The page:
Monday, July 24, 2006
When a bunch of seasoned salts from Kansas band together to embark on an epic musical voyage, it's no surprise that well wishers line the quays to wave them off. Advance reviewers of White Whale's "WW1" shout "Grandiose!" "Artistic!" "Primal!" "Expressive!" As the intrepid crew - John Anderson (Boys Life), Dustin Kinsey (The New Amsterdams), Matt Suggs (Butterglory), Zach Holland and Rob Pope (The Get Up Kids) - sets the course with its July 24 release on Merge Records. White Whale references their sound as "Roxy Sabbath," (Roxy Music + Black Sabbath), which affords only a hint of the aural storm that propels White Whale to strange sonic worlds and new musical adventures. The band's Dustin Kinsey and Matt Suggs put into our podcast studio for a friendly chin wag before casting off on their maiden voyage as White Whale.
Interview highlights sans music
lawrence.com: Matt, you're the singer and one of the guitar players and this album is to be released on Merge Records, a label that you have some history with.
Suggs: Yeah, I've been associated with the label since about '92. It's been a long history and a great relationship. When we were batting this idea around of starting a new project I was in contact with Merge from the get-go, just kind of letting them know what I was up to, and basically left it at "We'll send you a CD when it's done and if you guys want to put it out, we'll be more than happy to oblige". And they went for it. Kinsey: They took the bait and we're ecstatic for it.
Kinsey, what do you do in the band?
Kinsey: I play guitar and synthesizer. I'm your basic jack-of-all-trades, everyman. You need something shook or banged on, you call on me.
Suggs: And then Zac Holland plays guitars and keys, John Anderson plays drums and Rob Pope plays bass and bass-oriented keyboards.
Matt, your background includes a band called Butterglory and then some solo albums:
- Friday, July 28, 2006, 10 p.m.
- Granada, 1020 Mass., Lawrence
- All ages / $10
Suggs: :Which a lot of these guys played on. This whole thing morphed from the solo albums into a band thing and that's how we get to White Whale. Kinsey: We've been playing with each other for the past six years, on and off.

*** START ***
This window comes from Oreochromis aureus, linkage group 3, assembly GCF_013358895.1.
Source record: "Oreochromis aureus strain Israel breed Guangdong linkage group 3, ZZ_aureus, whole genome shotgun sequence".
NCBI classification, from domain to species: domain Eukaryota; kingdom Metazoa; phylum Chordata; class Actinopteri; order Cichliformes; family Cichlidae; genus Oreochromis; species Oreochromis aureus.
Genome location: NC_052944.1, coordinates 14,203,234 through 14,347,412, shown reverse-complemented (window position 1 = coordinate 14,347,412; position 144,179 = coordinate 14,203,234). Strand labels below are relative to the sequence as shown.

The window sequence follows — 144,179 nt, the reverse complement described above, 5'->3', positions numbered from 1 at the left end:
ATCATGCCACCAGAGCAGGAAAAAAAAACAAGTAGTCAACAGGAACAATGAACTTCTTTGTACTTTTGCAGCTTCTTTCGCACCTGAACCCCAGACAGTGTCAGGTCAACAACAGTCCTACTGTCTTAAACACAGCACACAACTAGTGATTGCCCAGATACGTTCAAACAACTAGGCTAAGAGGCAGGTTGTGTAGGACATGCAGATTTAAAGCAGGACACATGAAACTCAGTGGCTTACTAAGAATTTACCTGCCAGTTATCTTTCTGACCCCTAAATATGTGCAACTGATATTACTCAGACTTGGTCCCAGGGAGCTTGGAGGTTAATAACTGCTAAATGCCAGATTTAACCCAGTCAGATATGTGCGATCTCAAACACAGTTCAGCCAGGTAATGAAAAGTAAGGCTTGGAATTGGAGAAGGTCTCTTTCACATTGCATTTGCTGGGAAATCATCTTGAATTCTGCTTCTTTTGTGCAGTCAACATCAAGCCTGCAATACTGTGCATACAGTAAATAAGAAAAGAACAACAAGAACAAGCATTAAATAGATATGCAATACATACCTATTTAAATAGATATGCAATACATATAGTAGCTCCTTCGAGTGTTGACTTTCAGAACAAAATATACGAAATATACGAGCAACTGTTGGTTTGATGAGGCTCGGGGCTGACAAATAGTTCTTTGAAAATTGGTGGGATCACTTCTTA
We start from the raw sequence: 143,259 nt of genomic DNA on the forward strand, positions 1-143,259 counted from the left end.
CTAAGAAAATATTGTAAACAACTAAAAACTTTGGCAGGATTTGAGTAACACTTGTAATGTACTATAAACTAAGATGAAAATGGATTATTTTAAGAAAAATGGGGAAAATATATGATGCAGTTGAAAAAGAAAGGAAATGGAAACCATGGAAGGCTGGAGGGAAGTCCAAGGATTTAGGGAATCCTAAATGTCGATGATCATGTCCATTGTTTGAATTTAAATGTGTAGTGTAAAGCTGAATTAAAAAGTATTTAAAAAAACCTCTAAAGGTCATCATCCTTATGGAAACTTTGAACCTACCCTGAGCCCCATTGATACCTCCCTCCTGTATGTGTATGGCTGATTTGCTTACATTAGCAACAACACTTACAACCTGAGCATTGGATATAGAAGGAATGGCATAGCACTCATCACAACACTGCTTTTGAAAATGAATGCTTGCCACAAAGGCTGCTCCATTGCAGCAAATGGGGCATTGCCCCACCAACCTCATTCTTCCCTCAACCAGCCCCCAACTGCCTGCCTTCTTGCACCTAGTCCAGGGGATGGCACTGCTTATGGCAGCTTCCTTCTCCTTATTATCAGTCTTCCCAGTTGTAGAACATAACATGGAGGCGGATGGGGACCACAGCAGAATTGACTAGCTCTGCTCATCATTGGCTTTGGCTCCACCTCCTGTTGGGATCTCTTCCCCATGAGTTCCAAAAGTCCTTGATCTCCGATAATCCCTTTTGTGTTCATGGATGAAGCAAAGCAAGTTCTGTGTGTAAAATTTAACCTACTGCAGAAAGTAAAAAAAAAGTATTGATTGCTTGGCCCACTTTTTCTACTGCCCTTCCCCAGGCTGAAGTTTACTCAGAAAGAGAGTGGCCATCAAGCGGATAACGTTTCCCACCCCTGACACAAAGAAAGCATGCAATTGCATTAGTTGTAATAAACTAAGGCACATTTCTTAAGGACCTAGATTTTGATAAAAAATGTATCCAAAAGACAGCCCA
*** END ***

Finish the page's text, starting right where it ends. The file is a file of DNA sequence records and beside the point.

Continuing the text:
Except for Pope.
Suggs: Except for Pope. He's new in the equation.
He's put a new slant on things.
Kinsey: He's a hell of a musician. He's got more gear than you can imagine. If he gets an idea for something to do, he just goes to his closet and brings out another keyboard or a different bass and off he goes.
This is dense, textured, layered music. And I know there's a specific process that goes into the making of White Whale's music:
Suggs: Generally these songs came about with me coming up with a skeletal idea, a melodic phrase and some basic chords. Then I usually take that to Dustin, who embellishes it, adds to it, kind of smoothes it out. We collaborate and kind of make it into something even bigger. And the next step is to take it to the band. The band pulls it apart, builds it back up and jumbles it around-it goes through at least three stages, four I guess, if you count the recording process, because it even changes as we're recording. It's kind of a three- or four-tiered process.
Its seems that the spirit of the band is a truly collaborative one.
Suggs: I wasn't going to show up to practice with completely written songs. It was going to be something where the five of us just get together in a room and see what happens. With an idea-I don't like to show up to practice without an idea. There needs to be an idea, something we need to be working on.
Kinsey: Otherwise it evolves into a bad jam.
The internet has changed everything for the independent label and the independent artist, also for the independent music store. What do you think the internet will do for the independents? Will it kill independent music, or expand it? Is it just a time of transition?
Suggs: I think its too early to tell. I can see in the next ten years that people probably won't be buying CDs anymore. You wouldn't have an actual thing to buy anymore. More and more, people will be buying the downloads. I personally still buy CDs and records-I'm not really into the whole mp3 thing. Now everything's just at everyone's fingertips. You can just do a Google search and read all about your favorite band. And everyone's got an opinion.
Kinsey: Right now it's ubiquitous but we'll learn how to filter it. We'll get used to the information overload. I think there will always be a need for that hard copy, and it may bode well for the smaller stores in that it's going to destroy the big chains because you can get it all online at home. The reason for going to the big chains was convenience, but there's nothing more convenient than downloading it in your own home.
Think about how many copies of Electric Ladyland or Sgt. Pepper's were sold by the cover alone.
Kinsey: We've got a pretty sweet cover. Get the CD, you open it up, there's a surprise inside.